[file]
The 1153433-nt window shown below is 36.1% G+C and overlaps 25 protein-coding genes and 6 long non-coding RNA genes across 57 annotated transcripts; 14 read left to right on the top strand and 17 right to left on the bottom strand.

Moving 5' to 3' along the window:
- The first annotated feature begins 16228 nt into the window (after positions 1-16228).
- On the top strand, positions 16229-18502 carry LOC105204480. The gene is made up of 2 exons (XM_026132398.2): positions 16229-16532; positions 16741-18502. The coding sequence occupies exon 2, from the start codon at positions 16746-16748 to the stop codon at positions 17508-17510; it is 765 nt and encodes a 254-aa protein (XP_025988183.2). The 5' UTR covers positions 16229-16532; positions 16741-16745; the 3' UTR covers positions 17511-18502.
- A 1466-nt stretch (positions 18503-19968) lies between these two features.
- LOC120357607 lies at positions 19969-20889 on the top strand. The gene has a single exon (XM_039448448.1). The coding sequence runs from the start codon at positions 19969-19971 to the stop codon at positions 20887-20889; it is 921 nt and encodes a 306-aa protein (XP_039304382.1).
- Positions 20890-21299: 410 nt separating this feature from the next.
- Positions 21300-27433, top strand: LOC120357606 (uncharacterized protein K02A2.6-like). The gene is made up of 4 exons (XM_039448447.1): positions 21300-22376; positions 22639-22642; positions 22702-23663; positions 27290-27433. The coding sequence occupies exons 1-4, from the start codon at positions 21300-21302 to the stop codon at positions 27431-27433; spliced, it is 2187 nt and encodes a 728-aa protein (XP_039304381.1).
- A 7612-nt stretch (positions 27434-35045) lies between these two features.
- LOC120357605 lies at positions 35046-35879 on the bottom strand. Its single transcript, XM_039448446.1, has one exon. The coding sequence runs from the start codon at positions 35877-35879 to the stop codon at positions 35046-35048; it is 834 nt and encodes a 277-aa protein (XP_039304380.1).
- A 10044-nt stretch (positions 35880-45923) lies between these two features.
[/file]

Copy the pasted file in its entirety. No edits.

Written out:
The 1153433-nt window shown below is 36.1% G+C and overlaps 25 protein-coding genes and 6 long non-coding RNA genes across 57 annotated transcripts; 14 read left to right on the top strand and 17 right to left on the bottom strand.

Moving 5' to 3' along the window:
- The first annotated feature begins 16228 nt into the window (after positions 1-16228).
- On the top strand, positions 16229-18502 carry LOC105204480. The gene is made up of 2 exons (XM_026132398.2): positions 16229-16532; positions 16741-18502. The coding sequence occupies exon 2, from the start codon at positions 16746-16748 to the stop codon at positions 17508-17510; it is 765 nt and encodes a 254-aa protein (XP_025988183.2). The 5' UTR covers positions 16229-16532; positions 16741-16745; the 3' UTR covers positions 17511-18502.
- A 1466-nt stretch (positions 18503-19968) lies between these two features.
- LOC120357607 lies at positions 19969-20889 on the top strand. The gene has a single exon (XM_039448448.1). The coding sequence runs from the start codon at positions 19969-19971 to the stop codon at positions 20887-20889; it is 921 nt and encodes a 306-aa protein (XP_039304382.1).
- Positions 20890-21299: 410 nt separating this feature from the next.
- Positions 21300-27433, top strand: LOC120357606 (uncharacterized protein K02A2.6-like). The gene is made up of 4 exons (XM_039448447.1): positions 21300-22376; positions 22639-22642; positions 22702-23663; positions 27290-27433. The coding sequence occupies exons 1-4, from the start codon at positions 21300-21302 to the stop codon at positions 27431-27433; spliced, it is 2187 nt and encodes a 728-aa protein (XP_039304381.1).
- A 7612-nt stretch (positions 27434-35045) lies between these two features.
- LOC120357605 lies at positions 35046-35879 on the bottom strand. Its single transcript, XM_039448446.1, has one exon. The coding sequence runs from the start codon at positions 35877-35879 to the stop codon at positions 35046-35048; it is 834 nt and encodes a 277-aa protein (XP_039304380.1).
- A 10044-nt stretch (positions 35880-45923) lies between these two features.